Regular readers of the Laybuy blog will know that the problems caused by returns in the retail industry is a topic that we have some opinions on. Laybuy’s co-founder and business development manager, Alex Rohloff, wrote a piece back in November 2018 about the problems caused to merchants by the trend of ‘retail commitment-phobia’ that we are seeing nowadays. And on 5thDecember 2018, Laybuy drew the UK media’s attention to what we coined #RevenueReturnsDay – the first day of December on which UK retailers make any revenue at all, due to the deluge of returns during the festive shopping season.
It’s not just us at Laybuy that have been making noises about the impact of the increasing epidemic of regular returns. Retail experts from Andrew Busby to Steve Dennis have long been lamenting the potentially ruinous effect of the e-commerce free returns phenomenon that has, however unintentionally, created a consumer culture of ‘buy ten, return nine’.
So why are we harping on about this again?! Well, we at Laybuy are pleased to note that there does appear to be a shift in merchants’ attitudes towards this issue. Where retailers have been immersed in a ‘war of the returns’, eager to entice shoppers by offering the very best delivery and returns deals just to make a sale, we can now see the beginnings of a revolt. According to a recent report in The Times, a fifth of stores have made their returns policy more stringent over the past year, with a further fifth planning to do so in the next 12 months.
Take ASOS as an example. As an online only merchant, the fashion giant has offered the earth to its customers to ensure an easy and seamless shopping experience. Free standard delivery on all orders above £25, as well as free next day delivery on any order at all for a mere £9.95 annually, not to mention free returns as standard.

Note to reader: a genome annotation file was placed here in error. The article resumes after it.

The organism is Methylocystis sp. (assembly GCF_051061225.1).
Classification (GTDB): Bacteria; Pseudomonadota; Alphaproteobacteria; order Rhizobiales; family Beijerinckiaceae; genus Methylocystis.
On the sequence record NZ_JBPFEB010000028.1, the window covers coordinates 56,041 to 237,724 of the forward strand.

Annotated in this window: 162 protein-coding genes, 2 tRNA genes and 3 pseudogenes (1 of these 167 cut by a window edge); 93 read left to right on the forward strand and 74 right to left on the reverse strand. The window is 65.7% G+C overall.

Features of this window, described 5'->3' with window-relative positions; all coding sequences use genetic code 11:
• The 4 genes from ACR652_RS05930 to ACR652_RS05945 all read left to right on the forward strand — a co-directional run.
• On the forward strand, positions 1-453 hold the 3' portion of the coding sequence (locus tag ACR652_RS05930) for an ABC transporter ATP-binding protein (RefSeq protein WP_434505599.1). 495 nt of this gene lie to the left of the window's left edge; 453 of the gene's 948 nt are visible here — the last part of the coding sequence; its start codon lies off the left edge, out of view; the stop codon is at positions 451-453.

Unfortunately, ASOS’s generosity has created something of a monster, with a minority of shoppers abusing its system by purchasing items they never intend to keep (often for Instagram photo opps), or even wearing clothes for an event or a night out, and then returning them. Even the most honest of returners have fallen into the ‘try before you buy’ culture of returning 99% of products purchased in different shapes, sizes and colours – there isn’t a ‘no more than ten items at a time’ limit when your bedroom has become the changing room.
So ASOS is fighting back: Last month it announced that, to keep its return policy sustainable both for itself and the environment, it would be monitoring more stringently the returns activities of shoppers, and would take action by ‘blacklisting’ shoppers found to be abusing its returns system. This is a brilliant step in the right direction which I, for one, applaud. In the competitive times that we live in, an initiative like this is a brave one on ASOS’s part – but is it enough?
The problem is that ASOS is still offering (essentially) free delivery and free returns. It has stuck to its word and suspended the accounts of those returning too much, but this has led to an army of disgruntled shoppers who feel that they are being punished merely for legitimately taking advantage of what ASOS offers. Yes I imagine some rotten apples who are wearing clothes and returning them have been captured, but the vast majority of discussion around the new policy on social media channels is angry shoppers who feel they have been unfairly targeted for returning a handful of items. This raises the concern that surely only so many accounts can be suspended before this new policy in itself becomes unsustainable for the business. As a result, I imagine that in the longer term a similar pattern of purchases and returns will largely continue, still impacting on ASOS as a business, as well as on the environment.
This is not a criticism of ASOS – in fact quite the opposite, as I admire its bravery in taking a stand at all in the highly competitive e-commerce landscape. Making a real change, however, relies in my opinion on a coming together of retailers to say ‘enough’. If retailers across the board were to commit to an industry policy to end the practice of free delivery and returns, then the element of competition would be taken away. Brands wouldn’t have to worry about shoppers going elsewhere, as there would be nowhere else to go. And those genuine shoppers who simply enjoy the convenience of shopping online, yes sometimes making returns, but on the whole being committed to a purchase, would continue to shop.
So rather than go head to head on this issue, I say the retail industry comes together to tackle it as one, for the good of brands, for the good of retail and for the good of the environment. We’d love to think Laybuy can contribute too – on average, the number of refunds on purchases made using Laybuy is 3.76%, dramatically lower than the industry average return rate of 15-70% - but of course this is just one solution to a very complex problem. We know what that problem is; now let’s work together to solve it.